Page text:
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Anxious? Depressed? Obese? Your Gut Bacteria Might Play a Role

Anxious? Depressed? Obese? Your Gut Bacteria Might Play a Role
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Anxiety, depression and obesity are common problems that afflict millions of people in the United States. There are numerous potential factors that have been linked to each of these issues. Evidence suggests that that the microbes roaming our gut could also affect both our mental health and our body weight.

Gut Bacteria, Anxiety and Stress Hormones

A team of researchers from the United Kingdom has found that probiotics could be a useful tool for controlling anxiety. Authored by Oxford University microbiologists, this research analyzed a total of forty-five adults between the ages of 18 and 45. All of these participants were all in good health, a fact that allowed the authors to better gauge the effects of prebiotics, supplements designed to foster the growth of “good” bacteria.

Over a three week span, the subjects were required to take either a prebiotic or a placebo substance daily. At the conclusion of this period, these adults underwent multiple computer-based tests, which measured their responses to emotional stimuli. For example, the study documented the group’s reactions to words with either negative or positive connotations.

This testing indicated that the prebiotics had a notable influence on the subjects’ emotional responses. Negative stimuli drew less unfavorable reactions from adults taking a prebiotic, indicating that they were less anxious than those given a placebo. Furthermore, the prebiotic supplements also appeared to have an impact on cortisol, a hormone the body releases when under stress.

Using saliva samples, the authors determined that cortisol was less prevalent in subjects receiving a daily prebiotic. Since research has connected high levels of cortisone to anxiety and depression, this finding strengthens the case that mental health could be linked to gut bacteria. If such a relationship does indeed exist, taking prebiotics may offer some relief to those struggling with mental illness.

Dr. Philip Burnet, the Oxford study’s lead author, believes that both prebiotic and probiotic supplements could play such a role in the future, but only when taken in conjunction with traditional medicines. The journal Psychopharmacology published the study online in December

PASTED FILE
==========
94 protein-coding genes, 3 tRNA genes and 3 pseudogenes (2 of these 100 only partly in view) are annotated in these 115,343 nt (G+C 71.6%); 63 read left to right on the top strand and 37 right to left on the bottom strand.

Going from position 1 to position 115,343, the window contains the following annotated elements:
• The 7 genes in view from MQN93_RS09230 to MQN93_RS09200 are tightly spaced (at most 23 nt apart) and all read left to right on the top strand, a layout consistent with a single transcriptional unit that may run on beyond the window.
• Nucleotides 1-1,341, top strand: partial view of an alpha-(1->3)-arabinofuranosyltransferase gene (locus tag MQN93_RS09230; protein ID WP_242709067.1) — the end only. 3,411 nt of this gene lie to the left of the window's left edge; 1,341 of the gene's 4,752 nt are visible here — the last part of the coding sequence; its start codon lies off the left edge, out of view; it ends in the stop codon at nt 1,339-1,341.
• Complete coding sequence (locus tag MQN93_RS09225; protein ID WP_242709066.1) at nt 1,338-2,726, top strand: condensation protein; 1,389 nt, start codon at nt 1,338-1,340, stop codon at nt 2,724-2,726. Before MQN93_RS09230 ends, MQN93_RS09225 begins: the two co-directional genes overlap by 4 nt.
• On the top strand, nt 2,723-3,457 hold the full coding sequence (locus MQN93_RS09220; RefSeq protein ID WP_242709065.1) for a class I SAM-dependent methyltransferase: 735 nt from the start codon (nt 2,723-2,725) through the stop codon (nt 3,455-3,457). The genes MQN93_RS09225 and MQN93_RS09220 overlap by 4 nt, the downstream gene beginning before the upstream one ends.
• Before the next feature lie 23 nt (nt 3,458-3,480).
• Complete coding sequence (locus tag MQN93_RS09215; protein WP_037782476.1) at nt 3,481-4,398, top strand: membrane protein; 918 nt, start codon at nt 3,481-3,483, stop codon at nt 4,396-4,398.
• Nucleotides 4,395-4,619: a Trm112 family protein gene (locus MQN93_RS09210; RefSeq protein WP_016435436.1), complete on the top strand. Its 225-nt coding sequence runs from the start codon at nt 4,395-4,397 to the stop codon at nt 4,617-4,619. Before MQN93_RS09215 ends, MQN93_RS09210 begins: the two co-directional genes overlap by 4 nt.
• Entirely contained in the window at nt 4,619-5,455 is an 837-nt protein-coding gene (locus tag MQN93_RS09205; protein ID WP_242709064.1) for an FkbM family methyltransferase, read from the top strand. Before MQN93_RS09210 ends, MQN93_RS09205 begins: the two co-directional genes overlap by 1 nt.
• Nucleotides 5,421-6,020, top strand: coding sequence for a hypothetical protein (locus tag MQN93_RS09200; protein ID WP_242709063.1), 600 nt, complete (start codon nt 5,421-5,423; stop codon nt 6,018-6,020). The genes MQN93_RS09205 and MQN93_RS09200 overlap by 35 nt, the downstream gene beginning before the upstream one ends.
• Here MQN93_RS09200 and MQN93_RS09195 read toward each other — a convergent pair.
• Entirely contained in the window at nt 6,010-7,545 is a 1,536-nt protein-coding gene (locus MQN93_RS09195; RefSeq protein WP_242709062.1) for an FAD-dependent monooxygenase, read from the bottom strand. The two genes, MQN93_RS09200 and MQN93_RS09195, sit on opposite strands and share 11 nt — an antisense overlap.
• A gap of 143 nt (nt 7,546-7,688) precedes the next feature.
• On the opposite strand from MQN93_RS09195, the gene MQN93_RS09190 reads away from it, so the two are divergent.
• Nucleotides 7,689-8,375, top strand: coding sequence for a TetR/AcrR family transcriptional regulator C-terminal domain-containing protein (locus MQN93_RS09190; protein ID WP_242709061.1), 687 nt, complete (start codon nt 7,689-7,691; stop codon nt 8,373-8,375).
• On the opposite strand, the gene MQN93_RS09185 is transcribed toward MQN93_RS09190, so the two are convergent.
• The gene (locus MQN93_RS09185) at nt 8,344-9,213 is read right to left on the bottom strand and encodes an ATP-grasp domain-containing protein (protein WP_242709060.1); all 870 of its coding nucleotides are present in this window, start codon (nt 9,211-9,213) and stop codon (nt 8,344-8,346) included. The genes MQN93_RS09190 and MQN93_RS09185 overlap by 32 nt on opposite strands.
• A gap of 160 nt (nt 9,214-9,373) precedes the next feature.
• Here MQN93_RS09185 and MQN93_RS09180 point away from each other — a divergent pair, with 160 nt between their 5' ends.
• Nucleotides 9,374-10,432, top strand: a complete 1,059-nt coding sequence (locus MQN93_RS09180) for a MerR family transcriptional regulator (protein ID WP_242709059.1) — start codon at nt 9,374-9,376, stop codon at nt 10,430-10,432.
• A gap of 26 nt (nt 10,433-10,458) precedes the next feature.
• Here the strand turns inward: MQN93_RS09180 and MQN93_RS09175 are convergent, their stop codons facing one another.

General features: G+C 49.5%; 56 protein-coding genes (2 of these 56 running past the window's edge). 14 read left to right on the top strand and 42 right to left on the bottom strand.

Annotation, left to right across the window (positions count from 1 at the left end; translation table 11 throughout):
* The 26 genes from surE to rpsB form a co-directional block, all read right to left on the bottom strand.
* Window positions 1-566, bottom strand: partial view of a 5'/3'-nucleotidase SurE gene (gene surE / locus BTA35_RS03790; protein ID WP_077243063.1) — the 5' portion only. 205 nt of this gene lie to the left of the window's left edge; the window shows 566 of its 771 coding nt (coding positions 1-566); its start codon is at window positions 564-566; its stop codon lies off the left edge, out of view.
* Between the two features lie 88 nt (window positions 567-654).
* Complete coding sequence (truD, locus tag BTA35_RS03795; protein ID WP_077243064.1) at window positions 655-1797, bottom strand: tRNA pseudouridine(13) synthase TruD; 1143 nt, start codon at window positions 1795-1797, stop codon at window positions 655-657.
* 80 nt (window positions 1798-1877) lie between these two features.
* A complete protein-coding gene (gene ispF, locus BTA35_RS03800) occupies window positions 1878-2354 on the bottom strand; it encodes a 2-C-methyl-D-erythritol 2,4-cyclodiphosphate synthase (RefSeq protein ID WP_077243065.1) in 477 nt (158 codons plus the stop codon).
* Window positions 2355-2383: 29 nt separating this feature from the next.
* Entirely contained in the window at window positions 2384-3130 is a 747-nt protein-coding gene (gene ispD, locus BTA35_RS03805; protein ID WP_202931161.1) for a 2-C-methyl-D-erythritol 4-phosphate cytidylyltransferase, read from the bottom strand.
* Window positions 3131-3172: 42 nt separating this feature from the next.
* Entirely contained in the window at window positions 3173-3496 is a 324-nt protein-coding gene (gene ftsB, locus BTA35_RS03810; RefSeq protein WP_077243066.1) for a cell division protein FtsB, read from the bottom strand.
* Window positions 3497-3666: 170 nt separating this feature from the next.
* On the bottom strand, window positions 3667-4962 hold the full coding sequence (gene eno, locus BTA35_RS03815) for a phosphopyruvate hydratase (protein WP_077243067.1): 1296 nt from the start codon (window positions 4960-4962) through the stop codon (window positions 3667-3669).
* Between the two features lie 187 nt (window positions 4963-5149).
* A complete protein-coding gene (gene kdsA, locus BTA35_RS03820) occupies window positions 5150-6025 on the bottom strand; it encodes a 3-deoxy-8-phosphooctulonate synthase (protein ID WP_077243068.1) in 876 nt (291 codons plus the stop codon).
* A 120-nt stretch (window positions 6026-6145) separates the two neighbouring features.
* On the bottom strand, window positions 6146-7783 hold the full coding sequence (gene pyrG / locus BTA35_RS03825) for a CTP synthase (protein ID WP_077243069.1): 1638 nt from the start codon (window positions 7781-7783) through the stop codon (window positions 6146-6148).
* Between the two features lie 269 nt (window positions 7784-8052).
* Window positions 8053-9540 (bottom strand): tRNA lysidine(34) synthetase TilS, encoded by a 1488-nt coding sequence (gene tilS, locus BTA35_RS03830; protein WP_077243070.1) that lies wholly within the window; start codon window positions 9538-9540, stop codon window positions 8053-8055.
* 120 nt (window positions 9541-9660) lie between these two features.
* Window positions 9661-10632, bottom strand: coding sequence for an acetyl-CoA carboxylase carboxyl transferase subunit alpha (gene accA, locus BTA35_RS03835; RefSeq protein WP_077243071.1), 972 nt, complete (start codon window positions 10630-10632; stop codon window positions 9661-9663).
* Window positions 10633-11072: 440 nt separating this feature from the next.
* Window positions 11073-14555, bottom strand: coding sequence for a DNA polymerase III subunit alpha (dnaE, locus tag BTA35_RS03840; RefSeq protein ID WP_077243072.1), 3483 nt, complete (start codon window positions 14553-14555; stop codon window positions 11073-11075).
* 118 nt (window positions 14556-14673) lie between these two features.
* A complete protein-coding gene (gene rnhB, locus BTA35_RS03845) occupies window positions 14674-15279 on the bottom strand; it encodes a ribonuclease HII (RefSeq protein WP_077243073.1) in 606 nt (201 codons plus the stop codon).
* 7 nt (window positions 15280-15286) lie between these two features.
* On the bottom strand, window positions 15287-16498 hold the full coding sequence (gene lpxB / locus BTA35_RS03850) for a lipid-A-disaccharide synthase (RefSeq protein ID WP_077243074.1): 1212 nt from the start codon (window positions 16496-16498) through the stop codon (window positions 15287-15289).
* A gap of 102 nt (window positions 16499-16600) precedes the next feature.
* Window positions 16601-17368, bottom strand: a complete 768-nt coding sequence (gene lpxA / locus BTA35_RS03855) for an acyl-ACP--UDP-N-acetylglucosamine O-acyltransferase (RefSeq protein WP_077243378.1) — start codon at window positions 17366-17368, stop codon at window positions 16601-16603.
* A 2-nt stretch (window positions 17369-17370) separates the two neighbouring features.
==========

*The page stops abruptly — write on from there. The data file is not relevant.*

A Weighty Topic

Aside from influencing your emotional health, digestive bacteria might also have a say regarding the size of your waistline. Evidence for this possible connection was presented in two 2013 studies, both of which were conducted in Europe. One of these reports involved almost 300 Danish subjects; out of this group, 169 qualified as being obese, whereas the remaining 123 volunteers were at healthier weights.

This research didn’t involve the most glamorous work, as the authors reviewed bacterial genes found in these subjects’ stool samples. Though not exactly an alluring process, testing these samples provided the authors with a clear picture of the participants’ gut microbes. The study reported that digestive bacteria in obese subjects was noticeably less diverse than the germs present in the thinner Danes. In turn, this relative lack of bacterial diversity corresponded with signs of metabolic diseases, such as increased insulin resistance and greater amounts of inflammation. The bad news for the heftier volunteers didn’t end there; obese subjects also put on much more weight over a nine-year observation span.

The second study came courtesy of a group of French researchers, who asked 49 overweight or obese individuals to follow a high-fiber, low-calorie diet. By doing this, the authors managed to significantly alter the gut bacteria composition of certain volunteers. Those who originally had comparatively little germ variety acquired more forms of bacteria over the course of the study.

The two studies suggest that a healthy diet may change the makeup of gut bacteria, giving the body a better chance of staying at a thinner weight. The online version of the journal Nature published both studies.

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